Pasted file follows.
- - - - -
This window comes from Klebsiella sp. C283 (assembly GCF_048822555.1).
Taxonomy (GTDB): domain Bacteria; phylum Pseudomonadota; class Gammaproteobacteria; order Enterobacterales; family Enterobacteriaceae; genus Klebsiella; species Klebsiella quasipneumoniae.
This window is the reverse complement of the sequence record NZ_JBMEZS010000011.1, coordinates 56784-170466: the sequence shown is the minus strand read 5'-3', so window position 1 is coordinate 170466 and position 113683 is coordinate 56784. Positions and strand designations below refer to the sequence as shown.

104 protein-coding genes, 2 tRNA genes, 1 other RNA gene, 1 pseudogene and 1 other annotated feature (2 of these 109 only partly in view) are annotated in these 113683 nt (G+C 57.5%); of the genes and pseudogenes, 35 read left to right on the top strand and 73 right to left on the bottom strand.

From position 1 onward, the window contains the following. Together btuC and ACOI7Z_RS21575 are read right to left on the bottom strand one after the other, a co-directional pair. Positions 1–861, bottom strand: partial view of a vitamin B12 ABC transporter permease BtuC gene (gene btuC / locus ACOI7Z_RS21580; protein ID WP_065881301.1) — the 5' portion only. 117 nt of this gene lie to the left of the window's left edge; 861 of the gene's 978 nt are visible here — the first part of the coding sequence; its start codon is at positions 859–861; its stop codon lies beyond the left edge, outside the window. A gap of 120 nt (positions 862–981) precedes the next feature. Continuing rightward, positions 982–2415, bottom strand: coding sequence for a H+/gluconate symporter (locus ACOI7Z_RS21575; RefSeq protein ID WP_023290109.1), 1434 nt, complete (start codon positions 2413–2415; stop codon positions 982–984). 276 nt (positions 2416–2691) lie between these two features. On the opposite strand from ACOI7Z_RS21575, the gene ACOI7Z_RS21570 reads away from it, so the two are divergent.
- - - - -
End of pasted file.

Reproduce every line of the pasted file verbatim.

This window comes from Klebsiella sp. C283 (assembly GCF_048822555.1).
Taxonomy (GTDB): domain Bacteria; phylum Pseudomonadota; class Gammaproteobacteria; order Enterobacterales; family Enterobacteriaceae; genus Klebsiella; species Klebsiella quasipneumoniae.
This window is the reverse complement of the sequence record NZ_JBMEZS010000011.1, coordinates 56784-170466: the sequence shown is the minus strand read 5'-3', so window position 1 is coordinate 170466 and position 113683 is coordinate 56784. Positions and strand designations below refer to the sequence as shown.

104 protein-coding genes, 2 tRNA genes, 1 other RNA gene, 1 pseudogene and 1 other annotated feature (2 of these 109 only partly in view) are annotated in these 113683 nt (G+C 57.5%); of the genes and pseudogenes, 35 read left to right on the top strand and 73 right to left on the bottom strand.

From position 1 onward, the window contains the following. Together btuC and ACOI7Z_RS21575 are read right to left on the bottom strand one after the other, a co-directional pair. Positions 1–861, bottom strand: partial view of a vitamin B12 ABC transporter permease BtuC gene (gene btuC / locus ACOI7Z_RS21580; protein ID WP_065881301.1) — the 5' portion only. 117 nt of this gene lie to the left of the window's left edge; 861 of the gene's 978 nt are visible here — the first part of the coding sequence; its start codon is at positions 859–861; its stop codon lies beyond the left edge, outside the window. A gap of 120 nt (positions 862–981) precedes the next feature. Continuing rightward, positions 982–2415, bottom strand: coding sequence for a H+/gluconate symporter (locus ACOI7Z_RS21575; RefSeq protein ID WP_023290109.1), 1434 nt, complete (start codon positions 2413–2415; stop codon positions 982–984). 276 nt (positions 2416–2691) lie between these two features. On the opposite strand from ACOI7Z_RS21575, the gene ACOI7Z_RS21570 reads away from it, so the two are divergent.